Last edited: May 27, 2012
  9. stullis

    stullis Charter Member Senior Member

    Commercial bathroom and IVC ... words that should never go together. :ohno:
     
  10. Jackreed

    Jackreed jackreed Charter Member

    Why not most of them have a commercial warranty?:yesss::eh::p
     
  11. stullis

    stullis Charter Member Senior Member


    So do most laminates. ;)

    It does make a difference in what the customer expectations are but it this case it sounds like this is a high use bathroom that would be better served with new ceramic.

    It may even be a code requirement if they have those in Canada.
     
  12. ortiz34

    ortiz34 2nd generation Senior Member

    IVC can go over anything, do anything, babysit your children, cleans itself, no prep.

    Plus I have a bridge to sell :cool:
     
  13. kylenelson

    kylenelson You'll find me on the floor I Support TFP Senior Member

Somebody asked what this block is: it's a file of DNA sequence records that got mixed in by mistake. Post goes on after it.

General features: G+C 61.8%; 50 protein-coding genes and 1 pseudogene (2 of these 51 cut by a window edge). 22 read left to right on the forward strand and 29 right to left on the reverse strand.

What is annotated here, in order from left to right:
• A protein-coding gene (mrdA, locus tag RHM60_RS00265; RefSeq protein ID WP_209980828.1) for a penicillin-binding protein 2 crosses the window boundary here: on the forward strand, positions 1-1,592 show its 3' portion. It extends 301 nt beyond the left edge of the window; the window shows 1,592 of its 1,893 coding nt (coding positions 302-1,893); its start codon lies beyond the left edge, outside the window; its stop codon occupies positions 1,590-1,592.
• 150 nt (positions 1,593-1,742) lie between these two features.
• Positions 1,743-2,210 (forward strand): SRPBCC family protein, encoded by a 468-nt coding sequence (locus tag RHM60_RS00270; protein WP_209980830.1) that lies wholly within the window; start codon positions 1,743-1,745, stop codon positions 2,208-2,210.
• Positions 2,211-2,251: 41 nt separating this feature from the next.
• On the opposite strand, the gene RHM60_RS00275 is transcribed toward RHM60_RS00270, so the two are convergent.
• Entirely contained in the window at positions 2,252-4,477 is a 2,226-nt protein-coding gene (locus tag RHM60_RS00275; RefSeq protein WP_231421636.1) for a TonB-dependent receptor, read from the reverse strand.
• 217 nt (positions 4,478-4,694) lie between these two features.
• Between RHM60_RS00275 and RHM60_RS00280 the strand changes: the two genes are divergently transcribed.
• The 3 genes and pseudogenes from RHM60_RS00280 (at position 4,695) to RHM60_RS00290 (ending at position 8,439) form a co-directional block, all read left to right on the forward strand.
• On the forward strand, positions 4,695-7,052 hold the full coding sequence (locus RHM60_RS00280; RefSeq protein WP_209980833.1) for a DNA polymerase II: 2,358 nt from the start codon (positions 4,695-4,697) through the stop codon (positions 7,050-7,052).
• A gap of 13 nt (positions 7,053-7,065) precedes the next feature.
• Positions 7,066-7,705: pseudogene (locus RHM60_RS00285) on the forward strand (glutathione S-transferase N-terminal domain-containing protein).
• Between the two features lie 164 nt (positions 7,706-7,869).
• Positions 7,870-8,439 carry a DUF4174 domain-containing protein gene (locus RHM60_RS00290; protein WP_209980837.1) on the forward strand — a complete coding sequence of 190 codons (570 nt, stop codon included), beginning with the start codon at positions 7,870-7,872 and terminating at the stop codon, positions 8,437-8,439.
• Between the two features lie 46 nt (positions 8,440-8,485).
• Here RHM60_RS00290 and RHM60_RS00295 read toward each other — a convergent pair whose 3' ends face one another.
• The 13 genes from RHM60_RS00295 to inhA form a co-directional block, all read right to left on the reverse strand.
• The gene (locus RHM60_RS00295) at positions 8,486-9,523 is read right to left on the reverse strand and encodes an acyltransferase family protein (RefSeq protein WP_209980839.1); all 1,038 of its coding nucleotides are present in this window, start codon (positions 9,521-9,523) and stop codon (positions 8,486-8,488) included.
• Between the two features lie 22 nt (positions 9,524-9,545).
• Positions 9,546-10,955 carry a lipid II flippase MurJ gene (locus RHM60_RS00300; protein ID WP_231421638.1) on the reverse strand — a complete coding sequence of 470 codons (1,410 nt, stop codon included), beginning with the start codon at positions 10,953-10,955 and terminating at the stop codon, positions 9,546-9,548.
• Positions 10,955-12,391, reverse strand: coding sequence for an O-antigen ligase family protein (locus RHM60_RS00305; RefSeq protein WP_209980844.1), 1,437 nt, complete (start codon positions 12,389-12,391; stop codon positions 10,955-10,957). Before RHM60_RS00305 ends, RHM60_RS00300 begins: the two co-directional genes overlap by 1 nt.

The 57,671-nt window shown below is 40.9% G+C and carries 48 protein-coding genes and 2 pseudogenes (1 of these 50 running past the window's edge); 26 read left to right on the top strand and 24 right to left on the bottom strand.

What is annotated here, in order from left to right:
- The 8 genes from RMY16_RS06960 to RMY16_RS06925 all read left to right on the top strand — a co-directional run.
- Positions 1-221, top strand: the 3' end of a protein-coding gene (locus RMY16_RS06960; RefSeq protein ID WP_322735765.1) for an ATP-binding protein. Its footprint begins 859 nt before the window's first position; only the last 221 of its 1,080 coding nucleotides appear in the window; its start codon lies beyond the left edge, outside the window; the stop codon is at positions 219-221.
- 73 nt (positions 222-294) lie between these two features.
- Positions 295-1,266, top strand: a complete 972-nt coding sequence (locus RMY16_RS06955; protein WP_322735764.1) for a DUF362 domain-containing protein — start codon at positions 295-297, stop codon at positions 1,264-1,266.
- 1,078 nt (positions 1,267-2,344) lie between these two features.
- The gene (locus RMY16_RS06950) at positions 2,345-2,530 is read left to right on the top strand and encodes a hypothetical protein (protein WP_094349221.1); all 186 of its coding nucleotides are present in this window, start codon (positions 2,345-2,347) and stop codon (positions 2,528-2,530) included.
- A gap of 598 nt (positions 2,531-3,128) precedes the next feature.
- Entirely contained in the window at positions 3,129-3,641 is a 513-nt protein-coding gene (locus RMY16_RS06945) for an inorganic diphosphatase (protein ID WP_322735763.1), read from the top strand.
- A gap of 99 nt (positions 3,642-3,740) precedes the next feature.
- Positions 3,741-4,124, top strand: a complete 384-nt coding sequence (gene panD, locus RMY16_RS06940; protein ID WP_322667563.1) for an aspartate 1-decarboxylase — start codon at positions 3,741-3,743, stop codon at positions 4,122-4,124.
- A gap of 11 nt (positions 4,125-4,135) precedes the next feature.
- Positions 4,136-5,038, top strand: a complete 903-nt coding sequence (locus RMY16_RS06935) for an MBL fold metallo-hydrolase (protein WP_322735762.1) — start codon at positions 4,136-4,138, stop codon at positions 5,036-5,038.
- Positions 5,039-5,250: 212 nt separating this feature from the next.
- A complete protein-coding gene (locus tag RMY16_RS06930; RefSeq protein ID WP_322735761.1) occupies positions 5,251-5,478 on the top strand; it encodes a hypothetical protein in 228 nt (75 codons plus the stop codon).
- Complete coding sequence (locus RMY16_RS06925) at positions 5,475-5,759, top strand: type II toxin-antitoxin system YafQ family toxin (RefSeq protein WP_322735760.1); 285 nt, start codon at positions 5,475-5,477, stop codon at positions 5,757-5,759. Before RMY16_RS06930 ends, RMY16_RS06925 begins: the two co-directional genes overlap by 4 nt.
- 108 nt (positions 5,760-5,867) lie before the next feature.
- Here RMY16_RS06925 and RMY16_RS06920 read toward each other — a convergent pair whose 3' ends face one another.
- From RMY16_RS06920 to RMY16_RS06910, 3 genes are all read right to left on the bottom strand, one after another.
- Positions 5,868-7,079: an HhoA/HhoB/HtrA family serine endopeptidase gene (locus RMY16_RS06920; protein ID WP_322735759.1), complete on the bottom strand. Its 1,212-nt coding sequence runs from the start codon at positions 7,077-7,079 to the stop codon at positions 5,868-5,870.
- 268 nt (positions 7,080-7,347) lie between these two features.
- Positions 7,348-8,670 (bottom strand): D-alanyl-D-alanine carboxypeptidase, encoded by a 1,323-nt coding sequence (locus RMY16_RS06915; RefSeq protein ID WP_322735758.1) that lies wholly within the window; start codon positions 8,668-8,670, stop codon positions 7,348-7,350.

IVC has a new-ish commercial line, it's actually pretty decent. I did an state run engineering building in the stuff a couple of weeks ago. Not built like the other IVC lines though, much less "foamy". It was a pleasure to work with...which is something you won't hear me say often about IVC.
     
  14. mcbrides

    mcbrides Canadian Installers Senior Member

    We did the walk-through and have found a suitable patch primer at the local supply house. There are two commercial toilets that we are not familiar with and won't pull ~ the customer is all hung up on that one, now having to go to the expense of a plumber. Don't know if this one is going to fly or not ...